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JOHN XIV. 27.
Peace I leave with you, my peace I give unto you.
THE Gospel of our blessed Lord was particularly calculated to promote, among other good effects," Peace on earth; good-will towards men:" and this, you may remember, was the proclamation of the heavenly host on the day of his nativity. Descended from the royal lineage of David,-invested with all power to accomplish the redemption of the human race, and to establish his kingdom of holiness, he is spoken of by the prophets in the loftiest terms of grandeur and magnificence. As one whom "God had anointed with the oil of gladness above his fellows, and given to him the heathen for his inheritance." As one, whose "name was
to endure for ever, and of the increase of whose government there was to be no end." "They that dwell in the wilderness," says the Psalmist, "shall bow before him: and his enemies shall lick the dust. Yea, all kings shall fall down before him; all nations shall serve him."
But, that the majesty of his character might not be confounded with that of worldly monarchs, he was emphatically styled the "Prince of Peace." He was "to deliver the needy, the poor, also, and him that hath no helper." "The sceptre of his kingdom was not to be the instrument of blood, or the symbol of temporal dominion, but a right sceptre ;" and the holy prophet foretold the commencement of his divine ministry, by the beautiful expression, that "The Sun of Righteousness should rise with healing in his wings," or rather," in his rays." Agreeably to these glad tidings, "the Spirit of the Lord God was upon him, and his word was with power." "He bound up the brokenhearted, he proclaimed liberty to the captive, and comforted them that mourned." Having exhibited to the world a life of meekness and forbearance, of charity and compassion, of unwearied beneficence and spotless purity, for our love and imitation; he closed his divine
ministry, by comforting his beloved disciples, and instructing them more fully, and in the most affectionate manner, how to discharge the arduous duties of their station. To strengthen their fortitude, and animate their zeal, he promised them the assistance of the Holy Spirit; and to render them happy in themselves, under the pressure of those severe calamities which awaited them, he bequeathed them the peculiar blessing, which the shepherds of Bethlehem heard proclaimed at his birth. This was, "Peace"-" My Peace I leave with you," said he, " my Peace I give unto you."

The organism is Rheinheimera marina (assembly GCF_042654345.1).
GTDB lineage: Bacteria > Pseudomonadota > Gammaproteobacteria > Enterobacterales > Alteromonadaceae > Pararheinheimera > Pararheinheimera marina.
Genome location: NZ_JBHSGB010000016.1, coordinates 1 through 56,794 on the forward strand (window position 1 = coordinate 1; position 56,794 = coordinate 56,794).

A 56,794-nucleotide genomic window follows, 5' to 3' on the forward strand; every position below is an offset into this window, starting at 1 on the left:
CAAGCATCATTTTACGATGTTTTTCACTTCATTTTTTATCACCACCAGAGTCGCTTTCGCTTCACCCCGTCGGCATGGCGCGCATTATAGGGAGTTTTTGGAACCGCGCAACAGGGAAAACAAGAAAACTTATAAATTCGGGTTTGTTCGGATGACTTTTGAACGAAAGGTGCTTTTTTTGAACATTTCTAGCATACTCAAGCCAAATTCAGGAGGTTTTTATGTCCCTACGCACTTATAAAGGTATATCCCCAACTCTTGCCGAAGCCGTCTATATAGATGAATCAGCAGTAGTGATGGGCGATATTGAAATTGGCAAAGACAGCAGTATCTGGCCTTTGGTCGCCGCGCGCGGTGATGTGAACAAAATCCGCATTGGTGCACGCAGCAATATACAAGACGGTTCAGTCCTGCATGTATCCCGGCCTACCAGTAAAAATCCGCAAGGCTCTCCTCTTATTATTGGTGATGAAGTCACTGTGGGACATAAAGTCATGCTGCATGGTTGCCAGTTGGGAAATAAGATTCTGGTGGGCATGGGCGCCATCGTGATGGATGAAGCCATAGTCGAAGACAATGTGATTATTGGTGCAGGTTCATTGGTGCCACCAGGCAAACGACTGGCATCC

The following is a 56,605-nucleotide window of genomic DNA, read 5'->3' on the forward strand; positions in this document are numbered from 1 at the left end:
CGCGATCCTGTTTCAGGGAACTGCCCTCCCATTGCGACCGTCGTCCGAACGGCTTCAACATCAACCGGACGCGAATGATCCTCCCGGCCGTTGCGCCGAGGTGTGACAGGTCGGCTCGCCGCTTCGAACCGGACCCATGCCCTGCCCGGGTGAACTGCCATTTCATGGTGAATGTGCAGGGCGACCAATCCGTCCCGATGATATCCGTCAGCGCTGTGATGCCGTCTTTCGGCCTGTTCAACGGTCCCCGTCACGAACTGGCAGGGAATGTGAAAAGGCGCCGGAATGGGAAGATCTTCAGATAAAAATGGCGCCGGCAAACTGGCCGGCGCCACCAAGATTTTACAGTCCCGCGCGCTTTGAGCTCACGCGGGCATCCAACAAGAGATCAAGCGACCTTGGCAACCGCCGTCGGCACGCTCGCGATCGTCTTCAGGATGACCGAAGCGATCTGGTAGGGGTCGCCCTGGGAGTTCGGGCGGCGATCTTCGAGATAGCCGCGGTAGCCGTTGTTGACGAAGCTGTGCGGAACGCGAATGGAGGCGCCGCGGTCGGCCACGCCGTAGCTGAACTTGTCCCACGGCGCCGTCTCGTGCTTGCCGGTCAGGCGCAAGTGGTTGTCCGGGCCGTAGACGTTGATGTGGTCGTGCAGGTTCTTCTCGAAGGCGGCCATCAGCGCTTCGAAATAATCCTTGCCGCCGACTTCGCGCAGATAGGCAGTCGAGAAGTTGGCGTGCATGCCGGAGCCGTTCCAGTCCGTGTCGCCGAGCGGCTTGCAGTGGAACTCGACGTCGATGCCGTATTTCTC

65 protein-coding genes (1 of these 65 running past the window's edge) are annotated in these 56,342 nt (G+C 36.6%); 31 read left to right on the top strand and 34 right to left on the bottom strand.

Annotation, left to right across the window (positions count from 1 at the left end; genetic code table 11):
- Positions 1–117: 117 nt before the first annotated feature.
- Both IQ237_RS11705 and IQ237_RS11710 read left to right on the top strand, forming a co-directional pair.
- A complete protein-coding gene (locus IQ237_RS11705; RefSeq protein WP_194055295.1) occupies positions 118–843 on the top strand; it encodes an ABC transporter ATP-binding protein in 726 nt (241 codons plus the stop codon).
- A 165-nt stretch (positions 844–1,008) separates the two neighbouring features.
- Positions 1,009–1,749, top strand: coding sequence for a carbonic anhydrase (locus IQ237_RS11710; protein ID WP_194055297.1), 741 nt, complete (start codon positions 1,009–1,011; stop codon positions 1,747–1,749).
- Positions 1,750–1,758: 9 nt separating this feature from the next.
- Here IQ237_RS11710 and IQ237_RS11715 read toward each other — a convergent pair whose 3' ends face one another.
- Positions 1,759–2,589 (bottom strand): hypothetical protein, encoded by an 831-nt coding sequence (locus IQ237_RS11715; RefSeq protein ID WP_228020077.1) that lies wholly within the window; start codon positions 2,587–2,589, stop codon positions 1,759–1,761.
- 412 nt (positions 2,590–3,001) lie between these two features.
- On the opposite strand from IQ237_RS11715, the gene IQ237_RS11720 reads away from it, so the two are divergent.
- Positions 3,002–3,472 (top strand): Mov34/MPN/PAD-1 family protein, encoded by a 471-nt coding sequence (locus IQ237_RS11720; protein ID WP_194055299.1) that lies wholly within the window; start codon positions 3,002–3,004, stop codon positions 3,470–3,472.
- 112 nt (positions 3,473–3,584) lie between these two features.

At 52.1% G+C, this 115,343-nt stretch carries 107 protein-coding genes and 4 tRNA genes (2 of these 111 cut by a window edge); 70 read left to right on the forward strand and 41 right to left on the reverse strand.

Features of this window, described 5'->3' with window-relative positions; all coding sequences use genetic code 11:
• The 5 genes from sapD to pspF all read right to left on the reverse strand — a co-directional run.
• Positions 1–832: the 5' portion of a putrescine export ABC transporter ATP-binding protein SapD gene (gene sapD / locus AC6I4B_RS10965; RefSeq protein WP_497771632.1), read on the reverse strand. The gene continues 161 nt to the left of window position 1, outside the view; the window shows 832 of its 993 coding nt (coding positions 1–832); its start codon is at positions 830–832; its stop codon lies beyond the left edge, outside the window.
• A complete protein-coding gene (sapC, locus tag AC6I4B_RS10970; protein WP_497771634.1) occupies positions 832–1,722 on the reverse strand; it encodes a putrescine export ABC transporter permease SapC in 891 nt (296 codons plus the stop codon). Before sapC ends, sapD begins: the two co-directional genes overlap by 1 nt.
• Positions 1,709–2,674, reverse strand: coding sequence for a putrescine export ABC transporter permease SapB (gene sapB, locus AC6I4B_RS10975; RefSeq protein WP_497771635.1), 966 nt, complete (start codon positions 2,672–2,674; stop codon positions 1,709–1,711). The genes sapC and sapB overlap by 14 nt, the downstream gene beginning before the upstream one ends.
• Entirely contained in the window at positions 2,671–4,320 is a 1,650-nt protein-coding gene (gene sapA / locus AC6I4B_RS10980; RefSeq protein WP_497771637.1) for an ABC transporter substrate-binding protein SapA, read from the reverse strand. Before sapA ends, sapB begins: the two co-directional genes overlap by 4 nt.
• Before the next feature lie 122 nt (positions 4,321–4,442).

A larger portion of this, and of every other spiritual gift, was, doubtless, conferred on them than we can ever hope to attain; but it is evident, that the whole tenor of the Gospel, and the example of our Lord, are admirably calculated to promote Peace within our own bosoms, Peace among each other, and Peace towards God. In discoursing, therefore, on the words of the text, I shall recommend Peace to your contemplation under these three grand divisions of duty. But, as the two former will afford sufficient matter for our present meditation, I purpose, by Divine permission, to consider the last in some future Discourse.
In the first place, then, let me exhort you to cultivate Peace within your own bosoms, by cherishing a mild, charitable, and complacent temper. "Let that mind be in you, which was you, in Christ Jesus, our Lord:" and, as a more powerful inducement than what the mere abstract consideration of it will afford, remember what dignity, and self-possession, it gave to his conduct under the severest trials of his calamitous life;-consider what an ornament it was to his wisdom, what an additional grace it com municated to his conversation, and what loveliness and condescension it cast over his manners and behaviour.
In the numerous and petty contentions, which take place among men, nothing indeed discovers more evident superiority, or shews more genuine wisdom, than that calmness and selfcommand, which a Christian acknowledges as an important branch of duty, and which every man should study to acquire even from motives of self-love.
But that Peace which I wish particularly to recommend is not so much a virtue itself, as the result of virtue. Every good disposition, therefore, cherishes and promotes it; while every evil one disturbs and counteracts it.
Hence, we are told in Scripture, with emphatic significance, that "the work of righteousness shall be Peace;" and that, by the revelation of the Holy Gospel, "God has called us to Peace." Hence, also, it is always a part of the apostolic blessing;-it is reckoned among the genuine fruits of the Spirit, and is included among the highest perfections of the human character..
Would you, then, obtain this divine gift, which is an earnest, or token, of so much goodness, and intrinsic worth? diligently labor to form the Christian temper; and walk in his paths, who came on earth expressly "to give light to them that sit in darkness, and the shadow of death, and to guide our feet into the way of Peace."
In order to this, we must resolutely avoid all habits of peevishness, and discontent; we must not on every trivial disappointment, or calamity, be full of murmurings and complaints; for that is a species of rebellion against our heavenly Father; we must carefully guard against every occasion that would lead to strife and enmity; above all things, we must carry in our bosoms a large portion of that " Charity, which is not easily provoked," and of that humility, which